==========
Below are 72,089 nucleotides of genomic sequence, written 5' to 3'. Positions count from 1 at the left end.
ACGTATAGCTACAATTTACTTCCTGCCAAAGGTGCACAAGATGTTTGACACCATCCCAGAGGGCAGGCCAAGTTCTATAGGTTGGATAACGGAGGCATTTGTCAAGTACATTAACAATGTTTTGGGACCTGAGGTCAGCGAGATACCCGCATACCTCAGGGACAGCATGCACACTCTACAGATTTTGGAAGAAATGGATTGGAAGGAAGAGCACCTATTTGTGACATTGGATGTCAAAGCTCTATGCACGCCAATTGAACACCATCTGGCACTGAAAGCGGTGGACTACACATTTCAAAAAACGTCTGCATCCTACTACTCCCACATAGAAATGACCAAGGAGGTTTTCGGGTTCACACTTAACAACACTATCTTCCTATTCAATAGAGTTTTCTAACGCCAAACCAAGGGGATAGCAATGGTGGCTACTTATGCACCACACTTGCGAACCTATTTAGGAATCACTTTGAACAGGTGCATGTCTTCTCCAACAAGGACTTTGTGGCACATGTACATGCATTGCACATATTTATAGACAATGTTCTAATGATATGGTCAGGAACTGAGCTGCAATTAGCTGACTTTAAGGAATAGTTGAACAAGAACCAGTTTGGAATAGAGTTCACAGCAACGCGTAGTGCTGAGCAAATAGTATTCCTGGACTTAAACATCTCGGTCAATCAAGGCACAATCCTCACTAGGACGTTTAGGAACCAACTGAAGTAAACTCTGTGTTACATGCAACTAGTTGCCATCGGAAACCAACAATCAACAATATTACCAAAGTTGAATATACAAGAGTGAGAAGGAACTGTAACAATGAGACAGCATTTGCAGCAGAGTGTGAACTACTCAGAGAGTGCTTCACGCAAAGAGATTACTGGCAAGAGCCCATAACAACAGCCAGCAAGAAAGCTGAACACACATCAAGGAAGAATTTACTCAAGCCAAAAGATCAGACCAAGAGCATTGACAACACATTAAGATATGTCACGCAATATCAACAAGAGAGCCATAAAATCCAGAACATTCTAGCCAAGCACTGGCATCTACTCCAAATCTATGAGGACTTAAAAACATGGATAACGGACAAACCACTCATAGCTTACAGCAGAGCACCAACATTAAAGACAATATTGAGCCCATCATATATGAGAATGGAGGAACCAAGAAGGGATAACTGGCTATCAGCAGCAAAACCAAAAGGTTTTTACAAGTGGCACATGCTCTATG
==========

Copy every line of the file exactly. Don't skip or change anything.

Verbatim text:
Below are 72,089 nucleotides of genomic sequence, written 5' to 3'. Positions count from 1 at the left end.
ACGTATAGCTACAATTTACTTCCTGCCAAAGGTGCACAAGATGTTTGACACCATCCCAGAGGGCAGGCCAAGTTCTATAGGTTGGATAACGGAGGCATTTGTCAAGTACATTAACAATGTTTTGGGACCTGAGGTCAGCGAGATACCCGCATACCTCAGGGACAGCATGCACACTCTACAGATTTTGGAAGAAATGGATTGGAAGGAAGAGCACCTATTTGTGACATTGGATGTCAAAGCTCTATGCACGCCAATTGAACACCATCTGGCACTGAAAGCGGTGGACTACACATTTCAAAAAACGTCTGCATCCTACTACTCCCACATAGAAATGACCAAGGAGGTTTTCGGGTTCACACTTAACAACACTATCTTCCTATTCAATAGAGTTTTCTAACGCCAAACCAAGGGGATAGCAATGGTGGCTACTTATGCACCACACTTGCGAACCTATTTAGGAATCACTTTGAACAGGTGCATGTCTTCTCCAACAAGGACTTTGTGGCACATGTACATGCATTGCACATATTTATAGACAATGTTCTAATGATATGGTCAGGAACTGAGCTGCAATTAGCTGACTTTAAGGAATAGTTGAACAAGAACCAGTTTGGAATAGAGTTCACAGCAACGCGTAGTGCTGAGCAAATAGTATTCCTGGACTTAAACATCTCGGTCAATCAAGGCACAATCCTCACTAGGACGTTTAGGAACCAACTGAAGTAAACTCTGTGTTACATGCAACTAGTTGCCATCGGAAACCAACAATCAACAATATTACCAAAGTTGAATATACAAGAGTGAGAAGGAACTGTAACAATGAGACAGCATTTGCAGCAGAGTGTGAACTACTCAGAGAGTGCTTCACGCAAAGAGATTACTGGCAAGAGCCCATAACAACAGCCAGCAAGAAAGCTGAACACACATCAAGGAAGAATTTACTCAAGCCAAAAGATCAGACCAAGAGCATTGACAACACATTAAGATATGTCACGCAATATCAACAAGAGAGCCATAAAATCCAGAACATTCTAGCCAAGCACTGGCATCTACTCCAAATCTATGAGGACTTAAAAACATGGATAACGGACAAACCACTCATAGCTTACAGCAGAGCACCAACATTAAAGACAATATTGAGCCCATCATATATGAGAATGGAGGAACCAAGAAGGGATAACTGGCTATCAGCAGCAAAACCAAAAGGTTTTTACAAGTGGCACATGCTCTATG